Physiological curvatures of the spine

Physiological curvatures of the spine

The development of the human species like the growth of the child gradually reveals two types of curvature in the spinal column: primary curvatures (convex in the back, kyphosis) and secondary curvatures (concave in the back, lordosis).

The “primary” curvatures are the occiput, the thoracic zone and the sacrum, which remain from the great fetal curve in flexion. They have a protective role for the organs contained therein and are generally not very mobile.

Conversely, we refer to “secondary” curvatures for the lumbar and cervical areas, which are later formed by the movement itself on the occasion of the exit of the head out of the uterus, standing position and walking for the lumbar. They are more mobile and serve as dynamic links.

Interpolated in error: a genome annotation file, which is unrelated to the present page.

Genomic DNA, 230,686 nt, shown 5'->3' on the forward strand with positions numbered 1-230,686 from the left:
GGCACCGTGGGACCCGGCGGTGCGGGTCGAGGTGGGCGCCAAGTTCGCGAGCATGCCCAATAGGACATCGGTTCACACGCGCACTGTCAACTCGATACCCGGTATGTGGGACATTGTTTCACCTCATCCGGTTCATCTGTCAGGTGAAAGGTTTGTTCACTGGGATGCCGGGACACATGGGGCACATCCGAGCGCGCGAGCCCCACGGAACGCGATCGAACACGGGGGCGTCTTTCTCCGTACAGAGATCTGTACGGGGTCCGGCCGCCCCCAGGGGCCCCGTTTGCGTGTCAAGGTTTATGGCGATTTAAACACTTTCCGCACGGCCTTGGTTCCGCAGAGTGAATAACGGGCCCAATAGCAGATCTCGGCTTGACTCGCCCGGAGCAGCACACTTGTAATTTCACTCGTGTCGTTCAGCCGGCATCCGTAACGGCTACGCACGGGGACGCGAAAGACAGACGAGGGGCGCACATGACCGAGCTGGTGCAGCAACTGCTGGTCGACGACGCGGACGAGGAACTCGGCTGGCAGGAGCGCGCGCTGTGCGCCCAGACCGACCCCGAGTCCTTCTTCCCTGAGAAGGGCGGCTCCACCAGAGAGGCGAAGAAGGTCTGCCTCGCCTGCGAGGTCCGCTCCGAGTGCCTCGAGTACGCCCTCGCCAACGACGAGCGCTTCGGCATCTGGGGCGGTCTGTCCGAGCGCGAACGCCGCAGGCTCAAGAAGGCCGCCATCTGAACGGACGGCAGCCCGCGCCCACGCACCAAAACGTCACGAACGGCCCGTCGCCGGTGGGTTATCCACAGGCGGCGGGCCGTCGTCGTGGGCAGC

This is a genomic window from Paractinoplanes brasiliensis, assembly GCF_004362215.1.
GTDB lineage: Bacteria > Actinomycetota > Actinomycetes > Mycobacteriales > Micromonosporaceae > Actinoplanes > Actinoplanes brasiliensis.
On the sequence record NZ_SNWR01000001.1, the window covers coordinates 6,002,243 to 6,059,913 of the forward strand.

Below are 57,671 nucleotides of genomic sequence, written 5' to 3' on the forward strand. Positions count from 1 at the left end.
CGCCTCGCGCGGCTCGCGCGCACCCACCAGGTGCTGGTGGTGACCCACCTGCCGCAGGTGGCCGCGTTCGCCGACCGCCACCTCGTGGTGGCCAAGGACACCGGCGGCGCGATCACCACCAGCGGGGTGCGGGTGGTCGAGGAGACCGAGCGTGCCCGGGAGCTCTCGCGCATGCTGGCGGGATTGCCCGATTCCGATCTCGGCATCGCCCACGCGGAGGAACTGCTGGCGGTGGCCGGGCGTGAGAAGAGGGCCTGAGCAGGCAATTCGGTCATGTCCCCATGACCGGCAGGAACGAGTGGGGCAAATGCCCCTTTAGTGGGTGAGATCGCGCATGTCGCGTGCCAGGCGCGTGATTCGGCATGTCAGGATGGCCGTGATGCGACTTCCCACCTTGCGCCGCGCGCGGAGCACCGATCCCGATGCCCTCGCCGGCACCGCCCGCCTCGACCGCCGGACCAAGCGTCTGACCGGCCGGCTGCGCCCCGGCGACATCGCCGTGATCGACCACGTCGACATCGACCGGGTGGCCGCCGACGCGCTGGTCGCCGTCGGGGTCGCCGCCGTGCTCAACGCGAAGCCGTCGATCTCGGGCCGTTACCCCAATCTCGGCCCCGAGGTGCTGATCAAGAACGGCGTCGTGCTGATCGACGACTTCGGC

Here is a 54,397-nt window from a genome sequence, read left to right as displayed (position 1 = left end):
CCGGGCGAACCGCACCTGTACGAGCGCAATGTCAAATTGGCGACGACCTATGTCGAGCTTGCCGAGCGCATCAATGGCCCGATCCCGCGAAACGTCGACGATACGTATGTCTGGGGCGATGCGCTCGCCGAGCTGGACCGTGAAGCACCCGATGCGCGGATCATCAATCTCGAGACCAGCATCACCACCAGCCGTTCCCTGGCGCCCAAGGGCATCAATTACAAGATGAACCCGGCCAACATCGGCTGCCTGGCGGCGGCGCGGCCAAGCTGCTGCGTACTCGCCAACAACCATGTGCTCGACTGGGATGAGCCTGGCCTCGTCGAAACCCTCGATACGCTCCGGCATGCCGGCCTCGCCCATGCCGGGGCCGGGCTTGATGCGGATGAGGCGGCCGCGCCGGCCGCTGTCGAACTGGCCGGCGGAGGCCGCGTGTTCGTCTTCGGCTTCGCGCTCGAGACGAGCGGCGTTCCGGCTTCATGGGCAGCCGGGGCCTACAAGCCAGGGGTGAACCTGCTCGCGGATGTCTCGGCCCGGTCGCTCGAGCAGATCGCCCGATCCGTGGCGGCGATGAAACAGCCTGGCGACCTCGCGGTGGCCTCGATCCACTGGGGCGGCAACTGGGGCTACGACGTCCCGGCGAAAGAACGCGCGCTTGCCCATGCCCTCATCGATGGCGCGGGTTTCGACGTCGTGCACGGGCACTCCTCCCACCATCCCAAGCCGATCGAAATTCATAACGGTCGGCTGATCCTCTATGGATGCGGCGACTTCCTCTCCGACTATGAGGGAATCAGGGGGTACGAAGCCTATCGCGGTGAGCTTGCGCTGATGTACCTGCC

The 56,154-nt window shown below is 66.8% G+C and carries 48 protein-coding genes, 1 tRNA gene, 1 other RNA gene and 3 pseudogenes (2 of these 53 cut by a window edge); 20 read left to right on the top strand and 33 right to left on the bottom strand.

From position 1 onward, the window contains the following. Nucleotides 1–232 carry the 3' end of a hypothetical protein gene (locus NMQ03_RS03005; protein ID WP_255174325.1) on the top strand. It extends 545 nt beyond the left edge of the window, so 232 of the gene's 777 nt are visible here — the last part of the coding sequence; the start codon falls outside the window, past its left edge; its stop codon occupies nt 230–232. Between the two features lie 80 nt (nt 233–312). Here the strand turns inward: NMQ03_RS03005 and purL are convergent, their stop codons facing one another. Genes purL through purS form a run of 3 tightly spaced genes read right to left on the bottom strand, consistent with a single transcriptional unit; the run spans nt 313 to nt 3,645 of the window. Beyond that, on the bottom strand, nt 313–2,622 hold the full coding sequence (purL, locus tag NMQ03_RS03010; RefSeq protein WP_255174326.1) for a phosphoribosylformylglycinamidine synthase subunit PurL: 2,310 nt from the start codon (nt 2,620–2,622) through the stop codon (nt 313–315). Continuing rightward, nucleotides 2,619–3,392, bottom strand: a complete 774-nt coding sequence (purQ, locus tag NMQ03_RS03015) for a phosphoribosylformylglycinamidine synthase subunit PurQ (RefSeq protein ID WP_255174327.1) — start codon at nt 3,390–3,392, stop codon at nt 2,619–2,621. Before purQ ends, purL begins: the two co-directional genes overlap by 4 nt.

The vertebral column stricto sensu is thus constituted by a succession of three physiological curves: lumbar lordosis, dorsal kyphosis, cervical lordosis. The points of change of curvature, called hinges, have a particular mobility.

It is not desirable to erase these three physiological curves which give the column 10 times more resistance to the load than if it had none. The eradication of the lumbar lordosis sometimes advocated in certain types of physical work actually reduces this resistance to the load in half.

At the lumbar level, when the concave curve formed by the sacrum and the lumbar spine is accentuated, we speak of lordosis (“sway back”).

No matter the radius of each physiological curvature, specific to the morphology of each one of us, the important thing is to have a flexible and adaptable spine. Put a hand on your back to feel your different physiological curves then move it in all directions…can you feel your curves change shape, are some areas  moving more than others?